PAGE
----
First Impressions – SHELTERED #1

Sheltered-01

The end is coming, or so the Preppers believe. Whether by apocalypse or civil unrest or tyrannical government, the Preppers prepare for the worst. But in SHELTERED #1, we learn one group of Preppers failed to consider one major danger: their own children. Children that have been trained in weapons and survival, and are even more afraid of the End than their parents.

It’s a Pre-Apocalypse Tale and everyone is invited.

These days there are a lot of people on edge. Some people (like half those featured on WTFIWWY) choose to express their anxieties about the future through copious opiates and random acts of bonehead stupidity. Others – the good majority of the population – just try to ignore it, or drown themselves in distraction, regardless of how shallow and infantile. This is how endless child beauty pageant reality shows and series like The Green Team get made.

And still others willingly confront their fears, and ready themselves for when the other shoe finally drops. They are the survivalists; the Preppers. Or if you subscribe to another point of view, they are a bunch of nuts stocking weapons and canned food for nothing whatsoever. And this is me being more kind than most of those that subscribe to this opinion of the Preppers.

I’ll try not getting anymore political than this, and try to present SHELTERED #1 on its own terms. Although I like to think if the Preppers are wrong, they’ve merely wasted their time; whereas if they’re right, the vast majority of us have wasted our very lives. Take from that what you will.

SHELTERED #1 introduces us to a particular group of Preppers living in an unspecified but presumably more Northern state of the US, banding together to establish a safe haven in the mountains. They’ve gathered enough food to last a year and a half, and they aren’t even finished stocking. Their bunkers are under construction, and they’ve armed themselves heavily for whatever trouble may come, be it civil unrest due to economic collapse or the sudden crackdown of government control on the populace. Two characters even debate whether their haven should obtain the proper building permits, as not having them would mean heavy fines at least, and having them would mean the government would know all about what they’re doing.

In summation, the comic spends a lot of time getting the readers familiar with the mood present in the Prepping subculture. The end of the comic even sports a mock survivalist newsletter. It establishes the difference between Preppers and armed militia groups, explains the danger of civil unrest, and outlines several (no doubt well-researched) instructions for how people can prep themselves for the coming storm, whatever it might be. All of this brings readers into the mindset of the Prepping community.

And then the ball drops, but not in the way anyone expected.

The adults of the camp are made to believe they’re under attack from some forces unspecified and unseen (the comic takes the time to poke fun at one guy who assumes it’s the government and is excited to fight), and in the ensuing gun battle all the adults are killed. But not by government cronies or an army of crazed civilians looking for resources.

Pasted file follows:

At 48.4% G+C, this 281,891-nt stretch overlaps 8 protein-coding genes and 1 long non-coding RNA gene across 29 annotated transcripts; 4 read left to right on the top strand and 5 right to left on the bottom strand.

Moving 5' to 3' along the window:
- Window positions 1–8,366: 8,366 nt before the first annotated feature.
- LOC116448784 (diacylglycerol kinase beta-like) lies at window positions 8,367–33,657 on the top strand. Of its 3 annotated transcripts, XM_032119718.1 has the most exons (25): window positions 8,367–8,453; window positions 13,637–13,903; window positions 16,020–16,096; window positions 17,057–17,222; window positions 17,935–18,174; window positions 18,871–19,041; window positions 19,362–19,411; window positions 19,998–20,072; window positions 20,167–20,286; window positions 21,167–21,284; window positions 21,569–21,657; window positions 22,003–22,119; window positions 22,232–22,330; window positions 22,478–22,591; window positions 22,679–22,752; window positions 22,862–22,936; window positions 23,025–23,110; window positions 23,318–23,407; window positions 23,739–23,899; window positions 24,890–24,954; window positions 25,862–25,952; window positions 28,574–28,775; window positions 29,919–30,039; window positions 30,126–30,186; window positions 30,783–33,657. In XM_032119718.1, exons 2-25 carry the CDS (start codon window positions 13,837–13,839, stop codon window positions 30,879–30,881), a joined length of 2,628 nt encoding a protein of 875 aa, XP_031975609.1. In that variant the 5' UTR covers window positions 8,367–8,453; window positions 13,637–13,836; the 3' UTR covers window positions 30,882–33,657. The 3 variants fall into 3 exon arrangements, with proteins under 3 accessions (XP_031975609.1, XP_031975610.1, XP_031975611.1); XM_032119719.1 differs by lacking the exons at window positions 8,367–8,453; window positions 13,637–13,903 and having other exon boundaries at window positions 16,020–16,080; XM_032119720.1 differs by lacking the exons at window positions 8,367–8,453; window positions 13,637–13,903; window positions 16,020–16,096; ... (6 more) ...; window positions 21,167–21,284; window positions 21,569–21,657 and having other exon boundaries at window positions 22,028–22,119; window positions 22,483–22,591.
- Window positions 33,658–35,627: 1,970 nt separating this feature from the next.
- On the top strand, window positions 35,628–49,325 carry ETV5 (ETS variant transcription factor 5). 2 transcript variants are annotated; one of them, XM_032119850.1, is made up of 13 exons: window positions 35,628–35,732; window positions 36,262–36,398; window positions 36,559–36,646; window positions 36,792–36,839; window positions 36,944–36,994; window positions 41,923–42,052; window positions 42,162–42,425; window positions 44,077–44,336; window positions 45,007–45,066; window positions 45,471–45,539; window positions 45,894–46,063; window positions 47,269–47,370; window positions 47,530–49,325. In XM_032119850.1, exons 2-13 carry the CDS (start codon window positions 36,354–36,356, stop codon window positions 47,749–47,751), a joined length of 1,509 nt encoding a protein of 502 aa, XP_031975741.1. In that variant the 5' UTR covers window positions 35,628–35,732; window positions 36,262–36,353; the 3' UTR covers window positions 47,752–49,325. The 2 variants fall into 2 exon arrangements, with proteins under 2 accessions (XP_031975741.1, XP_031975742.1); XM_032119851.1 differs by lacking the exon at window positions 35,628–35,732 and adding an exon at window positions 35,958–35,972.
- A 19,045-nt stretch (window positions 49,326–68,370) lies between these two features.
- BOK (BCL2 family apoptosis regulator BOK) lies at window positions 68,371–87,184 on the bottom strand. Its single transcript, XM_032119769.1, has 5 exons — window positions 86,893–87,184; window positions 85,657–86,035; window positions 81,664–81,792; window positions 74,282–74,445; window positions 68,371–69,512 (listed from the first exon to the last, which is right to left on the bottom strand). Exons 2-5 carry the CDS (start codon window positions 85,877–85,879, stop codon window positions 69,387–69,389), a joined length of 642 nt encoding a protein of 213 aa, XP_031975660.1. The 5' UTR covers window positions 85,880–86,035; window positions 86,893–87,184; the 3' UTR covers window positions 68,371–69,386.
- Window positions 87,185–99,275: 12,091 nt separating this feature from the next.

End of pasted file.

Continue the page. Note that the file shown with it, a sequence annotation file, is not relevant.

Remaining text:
No, the adult Preppers were wiped out by their own children.

The reasons for betrayal are a bit murky this early in the story, but it’s hinted that the ring leader of the kids, Lucas, had been planning on doing it for a while and decided now was the best time because of a series of natural disasters. I’m going to go ahead and assume there are more complicated reasons, but the idea that the world is ending sparked these kids into action because of all the years they’d spent hearing about the End coming. Or at least that’s what I’ve been able to gather from clues and early talks from the comic creators about their plans for it.

I think the weakest part of the writing in this issue is that, having such a large number of characters, we only really get to know a scant few of them. And many were killed in the patricidal purge. I especially think I didn’t get to know a good number of the kids well enough, though doubtless readers will in the coming issues. SHELTERED #1 most certainly relies on its high concept to get readers hooked past the first issue. Not that it’s not a good hook. I’m really curious as to the motivations of these young people, motivations that would induce widespread murder of their own parents.

Artistically, this is a very solid work. Johanne Christmas made every character unique and recognizable, which is very important with such a large cast. One quirk of the art is that all the characters who are ethnically white are really pale and their faces light up with heavily colored blush spots about the cheeks and noses. But that might just be a product of it being winter and therefore no one has a tan. It’s a prominent part of the artwork and might distract readers used to more uniform skin palettes.

The comic also doesn’t shy away from blood. It’s very bright and stands out, especially against the snow and pale faces. In spite of the tone, as a matter of fact, SHELTERED is a very vibrant book. Shadows run deep, however, and the book exploits it for artistic effect. Quite visually appealing.

How much a reader enjoys SHELTERED #1 can be measured by how much they can stand the Prepper ethos. On the other hand, while the book isn’t unsympathetic to them, I get the feeling SHELTERED is a subtle condemnation of their lifestyles and how it affects the children born and raised it such an environment. But maybe that’s just me being paranoid. We’ll have to wait until the full tale unfolds before rendering judgments on its stance towards the subculture.

If you enjoy Doomsday Preppers, you can certainly go with far worse.

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